If a Case Goes to Trial . . .

If you are called to testify on the day of the trial, you should immediately proceed to the courthouse in Honesdale.  Parking at metered on-street locations is available.  Potential jurors should put their juror summons on the dashboard for meter attendants to view.  Jurors selected for a panel will be given a parking pass. 

You will need to go through a metal detector at the security checkpoint when you enter the Wayne County Courthouse.  All purses, briefcases, packages, etc. will be scanned. You may not bring any weapons, pocket knives, box cutters or mace into the courthouse.

Once you have passed through security, proceed to the District Attorney’s Office located on the 1st floor to check in.  You will be asked to sign a witness slip.  This slip must be completed in order for you to receive a nominal witness fee of $5.00 per day and $.07 per mile for your travel. After you have signed in, you will be directed to a specific courtroom where the Assistant District Attorney (prosecutor) assigned to handle the case will speak with you about your testimony.

The day of trial

A number of events may occur on the scheduled trial date of a case.  Most often it is not known until the morning of the trial date as to which of the following events will occur:

  • The defendant may not appear.  If this happens, the Judge will issue a bench warrant for his/her arrest.  The case will then be rescheduled for trial on a later date after the defendant has been apprehended.
  • The trial date may be continued or postponed if either the defendant or the prosecution is not ready for trial.  If the case is continued, a new trial date is usually set immediately by the court and you will receive a new trial notification.

  • The defendant may plead guilty. The defendant might enter a plea agreement that has been negotiated (worked out in advance) between the defendant, the defense attorney and the prosecutor.  This agreement might include a plea to a lesser charge, a dismissal of one or more charges or a recommendation for a reduced sentence.  If the Judge accepts the negotiated plea, the sentence remains as agreed upon.  The defendant might also enter an open guilty plea, which means that the defendant will plead guilty to some or all of the charges but the sentence will be decidedly solely by the Judge.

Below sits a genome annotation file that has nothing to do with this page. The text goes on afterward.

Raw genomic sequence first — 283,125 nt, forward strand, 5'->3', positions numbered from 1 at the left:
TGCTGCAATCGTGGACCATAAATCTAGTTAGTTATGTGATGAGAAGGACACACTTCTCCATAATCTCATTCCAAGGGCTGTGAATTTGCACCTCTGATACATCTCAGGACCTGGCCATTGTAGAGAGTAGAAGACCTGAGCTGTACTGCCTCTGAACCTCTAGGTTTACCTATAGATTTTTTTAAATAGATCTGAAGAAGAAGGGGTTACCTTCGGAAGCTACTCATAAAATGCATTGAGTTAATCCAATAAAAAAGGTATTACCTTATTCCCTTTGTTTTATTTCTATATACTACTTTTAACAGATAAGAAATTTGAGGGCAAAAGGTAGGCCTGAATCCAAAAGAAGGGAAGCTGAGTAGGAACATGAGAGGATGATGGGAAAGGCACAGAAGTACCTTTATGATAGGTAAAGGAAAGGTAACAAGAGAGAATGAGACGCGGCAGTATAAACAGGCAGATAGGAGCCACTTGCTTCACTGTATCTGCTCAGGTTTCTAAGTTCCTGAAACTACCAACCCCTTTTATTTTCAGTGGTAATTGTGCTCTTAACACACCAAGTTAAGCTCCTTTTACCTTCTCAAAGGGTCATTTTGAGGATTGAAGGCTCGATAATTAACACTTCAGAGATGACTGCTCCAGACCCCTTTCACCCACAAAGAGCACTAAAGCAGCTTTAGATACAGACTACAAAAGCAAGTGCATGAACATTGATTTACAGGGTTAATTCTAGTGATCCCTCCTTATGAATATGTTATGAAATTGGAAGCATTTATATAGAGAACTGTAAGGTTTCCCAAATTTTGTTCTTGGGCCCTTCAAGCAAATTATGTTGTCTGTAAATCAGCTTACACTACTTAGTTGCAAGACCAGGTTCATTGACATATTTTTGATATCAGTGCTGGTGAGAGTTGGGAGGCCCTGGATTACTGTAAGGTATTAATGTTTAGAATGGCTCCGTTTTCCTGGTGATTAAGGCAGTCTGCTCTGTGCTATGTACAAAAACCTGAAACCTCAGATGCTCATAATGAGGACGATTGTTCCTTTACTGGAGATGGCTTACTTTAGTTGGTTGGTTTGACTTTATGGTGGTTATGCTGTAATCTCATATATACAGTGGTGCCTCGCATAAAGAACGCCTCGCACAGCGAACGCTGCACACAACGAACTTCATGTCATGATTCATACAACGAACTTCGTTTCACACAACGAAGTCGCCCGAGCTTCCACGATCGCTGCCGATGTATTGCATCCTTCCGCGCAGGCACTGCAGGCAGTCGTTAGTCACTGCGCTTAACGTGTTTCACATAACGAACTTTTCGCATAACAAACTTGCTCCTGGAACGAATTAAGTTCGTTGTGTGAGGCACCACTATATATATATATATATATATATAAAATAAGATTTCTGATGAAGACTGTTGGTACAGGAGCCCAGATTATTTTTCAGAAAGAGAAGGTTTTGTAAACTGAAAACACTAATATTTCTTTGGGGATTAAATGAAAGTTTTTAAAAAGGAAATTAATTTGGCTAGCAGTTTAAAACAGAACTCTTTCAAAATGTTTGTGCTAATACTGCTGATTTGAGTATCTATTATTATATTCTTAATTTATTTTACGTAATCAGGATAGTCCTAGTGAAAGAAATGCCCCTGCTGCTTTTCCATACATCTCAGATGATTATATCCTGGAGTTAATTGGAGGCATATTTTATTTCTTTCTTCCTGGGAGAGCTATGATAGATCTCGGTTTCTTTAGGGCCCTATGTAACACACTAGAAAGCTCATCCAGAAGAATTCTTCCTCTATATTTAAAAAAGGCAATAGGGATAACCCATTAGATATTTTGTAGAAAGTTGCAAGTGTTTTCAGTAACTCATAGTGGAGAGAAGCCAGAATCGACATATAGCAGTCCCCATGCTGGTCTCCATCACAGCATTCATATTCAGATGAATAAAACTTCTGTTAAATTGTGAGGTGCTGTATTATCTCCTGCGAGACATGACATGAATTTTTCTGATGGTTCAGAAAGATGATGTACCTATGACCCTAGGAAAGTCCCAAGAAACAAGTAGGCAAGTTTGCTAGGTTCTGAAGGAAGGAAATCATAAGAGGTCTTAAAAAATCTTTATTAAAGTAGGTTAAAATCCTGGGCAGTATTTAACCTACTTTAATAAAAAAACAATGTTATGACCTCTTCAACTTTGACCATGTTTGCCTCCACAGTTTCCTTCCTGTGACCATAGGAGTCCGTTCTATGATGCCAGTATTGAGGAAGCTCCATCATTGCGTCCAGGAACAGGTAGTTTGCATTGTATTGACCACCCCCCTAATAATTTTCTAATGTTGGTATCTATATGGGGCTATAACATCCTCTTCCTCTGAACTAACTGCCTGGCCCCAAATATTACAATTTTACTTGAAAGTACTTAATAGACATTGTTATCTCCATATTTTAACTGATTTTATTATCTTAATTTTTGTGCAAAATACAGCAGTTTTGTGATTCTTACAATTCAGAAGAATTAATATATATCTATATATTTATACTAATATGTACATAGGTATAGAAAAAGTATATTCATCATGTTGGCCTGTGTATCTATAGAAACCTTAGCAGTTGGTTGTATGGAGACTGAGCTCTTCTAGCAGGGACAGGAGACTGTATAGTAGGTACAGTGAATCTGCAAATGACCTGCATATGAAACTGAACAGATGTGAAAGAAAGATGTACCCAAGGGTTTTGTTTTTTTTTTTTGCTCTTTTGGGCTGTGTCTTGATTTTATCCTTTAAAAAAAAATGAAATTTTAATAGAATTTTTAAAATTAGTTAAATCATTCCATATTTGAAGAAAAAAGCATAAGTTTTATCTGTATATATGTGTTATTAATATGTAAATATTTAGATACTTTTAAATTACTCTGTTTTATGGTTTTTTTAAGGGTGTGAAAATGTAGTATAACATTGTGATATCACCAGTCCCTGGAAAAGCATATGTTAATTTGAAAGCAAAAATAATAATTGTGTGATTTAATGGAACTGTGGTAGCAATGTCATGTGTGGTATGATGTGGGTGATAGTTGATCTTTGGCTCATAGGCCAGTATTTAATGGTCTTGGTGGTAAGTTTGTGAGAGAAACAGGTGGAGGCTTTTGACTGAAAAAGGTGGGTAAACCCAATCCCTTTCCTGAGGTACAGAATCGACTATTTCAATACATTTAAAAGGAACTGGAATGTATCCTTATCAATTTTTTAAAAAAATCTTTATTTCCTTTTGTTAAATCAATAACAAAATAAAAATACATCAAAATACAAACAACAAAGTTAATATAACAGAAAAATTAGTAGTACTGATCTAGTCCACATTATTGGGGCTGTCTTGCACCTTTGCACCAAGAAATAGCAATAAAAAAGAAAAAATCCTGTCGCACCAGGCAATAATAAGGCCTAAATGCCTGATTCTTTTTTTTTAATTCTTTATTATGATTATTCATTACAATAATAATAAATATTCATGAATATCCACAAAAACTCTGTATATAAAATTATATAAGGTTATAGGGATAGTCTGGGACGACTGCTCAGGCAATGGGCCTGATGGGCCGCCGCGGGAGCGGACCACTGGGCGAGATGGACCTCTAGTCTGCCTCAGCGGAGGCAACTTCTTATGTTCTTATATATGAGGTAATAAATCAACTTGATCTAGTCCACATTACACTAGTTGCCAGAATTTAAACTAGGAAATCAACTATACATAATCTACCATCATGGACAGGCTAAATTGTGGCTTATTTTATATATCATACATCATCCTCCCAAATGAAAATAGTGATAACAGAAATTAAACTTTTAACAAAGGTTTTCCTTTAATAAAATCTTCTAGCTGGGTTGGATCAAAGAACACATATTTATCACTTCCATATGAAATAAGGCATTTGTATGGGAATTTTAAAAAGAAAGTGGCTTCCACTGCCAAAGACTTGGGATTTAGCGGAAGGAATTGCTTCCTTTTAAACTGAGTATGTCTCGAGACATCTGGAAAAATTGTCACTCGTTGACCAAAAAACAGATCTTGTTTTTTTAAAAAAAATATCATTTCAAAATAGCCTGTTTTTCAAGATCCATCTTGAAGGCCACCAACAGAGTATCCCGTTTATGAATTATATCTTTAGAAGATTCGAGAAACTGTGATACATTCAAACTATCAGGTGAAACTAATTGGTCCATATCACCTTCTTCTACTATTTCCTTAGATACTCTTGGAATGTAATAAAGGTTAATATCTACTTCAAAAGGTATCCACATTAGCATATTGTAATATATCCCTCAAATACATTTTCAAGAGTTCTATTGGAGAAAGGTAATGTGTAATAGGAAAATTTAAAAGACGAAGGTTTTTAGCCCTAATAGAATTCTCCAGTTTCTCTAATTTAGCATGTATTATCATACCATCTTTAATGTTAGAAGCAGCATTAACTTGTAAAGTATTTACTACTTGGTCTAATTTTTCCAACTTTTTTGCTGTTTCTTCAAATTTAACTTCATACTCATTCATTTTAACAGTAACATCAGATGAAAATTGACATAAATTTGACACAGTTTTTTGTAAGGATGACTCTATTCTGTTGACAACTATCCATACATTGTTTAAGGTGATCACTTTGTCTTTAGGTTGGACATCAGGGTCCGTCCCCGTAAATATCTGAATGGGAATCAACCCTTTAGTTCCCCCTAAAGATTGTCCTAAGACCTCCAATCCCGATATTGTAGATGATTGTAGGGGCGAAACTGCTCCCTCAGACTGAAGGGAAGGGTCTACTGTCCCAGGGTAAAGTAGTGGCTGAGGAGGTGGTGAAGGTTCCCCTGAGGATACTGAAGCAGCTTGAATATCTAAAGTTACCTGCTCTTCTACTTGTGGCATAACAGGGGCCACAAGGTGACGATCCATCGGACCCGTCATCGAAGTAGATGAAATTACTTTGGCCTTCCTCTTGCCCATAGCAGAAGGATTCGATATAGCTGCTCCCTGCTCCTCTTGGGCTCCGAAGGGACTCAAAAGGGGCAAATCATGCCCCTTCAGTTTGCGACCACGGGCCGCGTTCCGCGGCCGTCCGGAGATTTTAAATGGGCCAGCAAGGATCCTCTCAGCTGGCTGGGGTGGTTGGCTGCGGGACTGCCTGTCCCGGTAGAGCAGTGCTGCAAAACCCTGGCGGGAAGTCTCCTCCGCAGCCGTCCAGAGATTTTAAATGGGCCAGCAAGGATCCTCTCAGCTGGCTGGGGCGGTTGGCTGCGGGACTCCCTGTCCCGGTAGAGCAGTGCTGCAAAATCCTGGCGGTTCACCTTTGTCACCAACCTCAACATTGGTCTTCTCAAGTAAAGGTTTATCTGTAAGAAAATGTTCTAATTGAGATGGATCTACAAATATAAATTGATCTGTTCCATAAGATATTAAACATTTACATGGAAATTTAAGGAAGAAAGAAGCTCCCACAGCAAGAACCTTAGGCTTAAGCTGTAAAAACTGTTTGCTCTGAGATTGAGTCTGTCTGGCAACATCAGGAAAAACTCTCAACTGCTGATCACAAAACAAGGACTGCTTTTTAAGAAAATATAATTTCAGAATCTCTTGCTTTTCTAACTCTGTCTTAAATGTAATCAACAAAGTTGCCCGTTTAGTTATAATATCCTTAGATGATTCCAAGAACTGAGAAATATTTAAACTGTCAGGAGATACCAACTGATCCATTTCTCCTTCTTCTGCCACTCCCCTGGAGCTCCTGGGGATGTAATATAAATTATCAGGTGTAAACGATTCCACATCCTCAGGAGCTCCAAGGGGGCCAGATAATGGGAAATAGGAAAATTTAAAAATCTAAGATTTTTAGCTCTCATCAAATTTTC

• If the defendant decides to plead guilty on his trial date, on-call victims and witnesses will receive a call to not come to the courthouse.  In that guilty pleas often take place on the trial date, all victims who wish to have input at sentencing should plan to be present at the courthouse at a later date for sentencing. 

  • If the defendant does not plead guilty, the case will proceed for trial.  There will either be a jury trial or a bench (waiver) trial.  A Waiver trial means that there is no jury and a Judge will decide the verdict.  In a jury trial, jury selection is generally done immediately before the trial begins.  If a case is called for trial, you will be telephoned to come to the courthouse.  Trials in criminal cases are held in one of several courtrooms located in the Wayne County Courthouse.  Criminal trials are public hearings and each courtroom provides for a limited number of spectators.